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Why technology matters to writing: A cyberwriter’s tale
ARTICLE

Computers and Composition Volume 20, Number 4 ISSN 8755-4615 Publisher: Elsevier Ltd

Abstract

Technology does indeed matter to writing—and in significant ways. But how it matters can vary, depending on the particular technology, the habits and attitudes of the individual writer, and the context of learning and use. Here I employ a personal narrative (“a cyberwriter’s tale”) to track my development as a writer over time—from handwriting to typewriting to cyberwriting—and to show how each new writing technology influenced my practices and products. I argue finally for a cyborgian, posthumanist view of writing technologies. Such a view does not isolate the technological tool as an abstracted machine apart from human use, but insists on defining technology as use—as the human and machine working in concert (joined at the interface) and writing in a particular social, political, and rhetorical context.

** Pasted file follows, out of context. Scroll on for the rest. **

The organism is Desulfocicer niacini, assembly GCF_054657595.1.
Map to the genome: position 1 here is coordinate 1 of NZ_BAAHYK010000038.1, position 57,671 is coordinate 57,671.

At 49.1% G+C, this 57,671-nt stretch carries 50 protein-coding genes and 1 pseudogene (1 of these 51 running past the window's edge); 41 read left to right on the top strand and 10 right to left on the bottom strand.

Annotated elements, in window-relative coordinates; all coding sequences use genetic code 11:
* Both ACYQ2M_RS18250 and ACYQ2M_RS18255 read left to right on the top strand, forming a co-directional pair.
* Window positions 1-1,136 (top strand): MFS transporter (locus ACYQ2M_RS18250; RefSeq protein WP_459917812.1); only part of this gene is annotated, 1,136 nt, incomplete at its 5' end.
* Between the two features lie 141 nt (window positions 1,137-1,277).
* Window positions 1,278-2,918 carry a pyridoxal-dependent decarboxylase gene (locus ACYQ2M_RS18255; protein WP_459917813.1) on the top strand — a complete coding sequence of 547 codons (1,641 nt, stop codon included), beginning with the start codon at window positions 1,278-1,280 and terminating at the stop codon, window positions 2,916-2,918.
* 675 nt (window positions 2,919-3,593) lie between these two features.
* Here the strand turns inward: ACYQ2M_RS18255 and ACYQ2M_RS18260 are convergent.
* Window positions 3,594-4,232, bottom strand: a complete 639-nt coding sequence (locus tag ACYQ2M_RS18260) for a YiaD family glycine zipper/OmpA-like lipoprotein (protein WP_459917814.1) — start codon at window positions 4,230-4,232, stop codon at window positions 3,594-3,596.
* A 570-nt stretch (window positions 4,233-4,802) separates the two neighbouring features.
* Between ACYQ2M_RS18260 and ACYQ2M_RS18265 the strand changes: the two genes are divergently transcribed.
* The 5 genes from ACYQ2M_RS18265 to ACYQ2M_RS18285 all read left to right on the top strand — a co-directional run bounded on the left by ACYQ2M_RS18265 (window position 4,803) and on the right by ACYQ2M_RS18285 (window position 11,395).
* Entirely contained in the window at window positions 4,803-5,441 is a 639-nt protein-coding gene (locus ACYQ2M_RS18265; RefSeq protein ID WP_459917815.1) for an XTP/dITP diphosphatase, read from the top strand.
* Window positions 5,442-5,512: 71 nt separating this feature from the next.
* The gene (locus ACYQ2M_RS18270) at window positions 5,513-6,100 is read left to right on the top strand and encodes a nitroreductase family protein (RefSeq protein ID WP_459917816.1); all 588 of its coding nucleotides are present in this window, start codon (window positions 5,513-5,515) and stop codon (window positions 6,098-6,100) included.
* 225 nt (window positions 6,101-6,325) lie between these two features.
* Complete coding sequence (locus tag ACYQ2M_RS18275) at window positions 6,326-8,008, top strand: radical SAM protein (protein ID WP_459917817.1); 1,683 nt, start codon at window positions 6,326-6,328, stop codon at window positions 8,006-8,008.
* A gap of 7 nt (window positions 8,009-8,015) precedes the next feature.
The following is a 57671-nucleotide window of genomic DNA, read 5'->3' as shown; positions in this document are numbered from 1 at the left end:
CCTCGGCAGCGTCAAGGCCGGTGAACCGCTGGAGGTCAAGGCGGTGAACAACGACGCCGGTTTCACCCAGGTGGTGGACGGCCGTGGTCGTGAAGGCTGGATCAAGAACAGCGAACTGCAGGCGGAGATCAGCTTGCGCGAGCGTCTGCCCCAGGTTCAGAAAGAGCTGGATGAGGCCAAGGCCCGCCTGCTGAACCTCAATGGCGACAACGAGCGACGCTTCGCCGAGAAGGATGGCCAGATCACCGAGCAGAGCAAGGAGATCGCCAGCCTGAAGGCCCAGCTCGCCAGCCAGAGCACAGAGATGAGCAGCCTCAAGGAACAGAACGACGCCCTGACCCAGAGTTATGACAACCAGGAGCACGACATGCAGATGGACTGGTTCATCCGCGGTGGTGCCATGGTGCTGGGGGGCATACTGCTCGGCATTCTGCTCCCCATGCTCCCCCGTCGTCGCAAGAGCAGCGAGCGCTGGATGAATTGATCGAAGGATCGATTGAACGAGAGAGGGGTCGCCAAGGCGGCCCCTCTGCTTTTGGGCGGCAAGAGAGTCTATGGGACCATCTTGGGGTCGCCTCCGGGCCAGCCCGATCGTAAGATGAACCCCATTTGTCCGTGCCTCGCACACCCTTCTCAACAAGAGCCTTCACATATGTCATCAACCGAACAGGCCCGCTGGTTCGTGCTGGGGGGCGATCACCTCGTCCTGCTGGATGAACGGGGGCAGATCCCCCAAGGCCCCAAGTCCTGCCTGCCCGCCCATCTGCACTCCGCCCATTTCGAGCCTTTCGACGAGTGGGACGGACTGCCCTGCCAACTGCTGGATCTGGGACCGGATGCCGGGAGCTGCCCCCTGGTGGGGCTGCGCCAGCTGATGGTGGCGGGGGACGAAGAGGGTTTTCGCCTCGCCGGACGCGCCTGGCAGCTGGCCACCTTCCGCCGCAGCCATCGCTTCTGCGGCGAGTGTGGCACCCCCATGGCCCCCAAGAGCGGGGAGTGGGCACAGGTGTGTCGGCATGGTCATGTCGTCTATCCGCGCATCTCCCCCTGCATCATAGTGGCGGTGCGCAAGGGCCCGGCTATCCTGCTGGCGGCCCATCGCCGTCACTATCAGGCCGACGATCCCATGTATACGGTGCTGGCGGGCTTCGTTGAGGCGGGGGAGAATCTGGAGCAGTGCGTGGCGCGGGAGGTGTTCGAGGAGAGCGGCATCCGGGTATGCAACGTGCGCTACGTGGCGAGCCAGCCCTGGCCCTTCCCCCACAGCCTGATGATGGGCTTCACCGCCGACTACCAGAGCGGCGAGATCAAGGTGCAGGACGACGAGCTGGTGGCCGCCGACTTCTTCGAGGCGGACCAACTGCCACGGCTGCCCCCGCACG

Citation

Porter, J. Why technology matters to writing: A cyberwriter’s tale. Computers and Composition, 20(4), 375-394. Elsevier Ltd. Retrieved July 4, 2020 from .

This record was imported from Computers and Composition on January 31, 2019. Computers and Composition is a publication of Elsevier.

Full text is availabe on Science Direct: http://dx.doi.org/10.1016/j.compcom.2003.08.020

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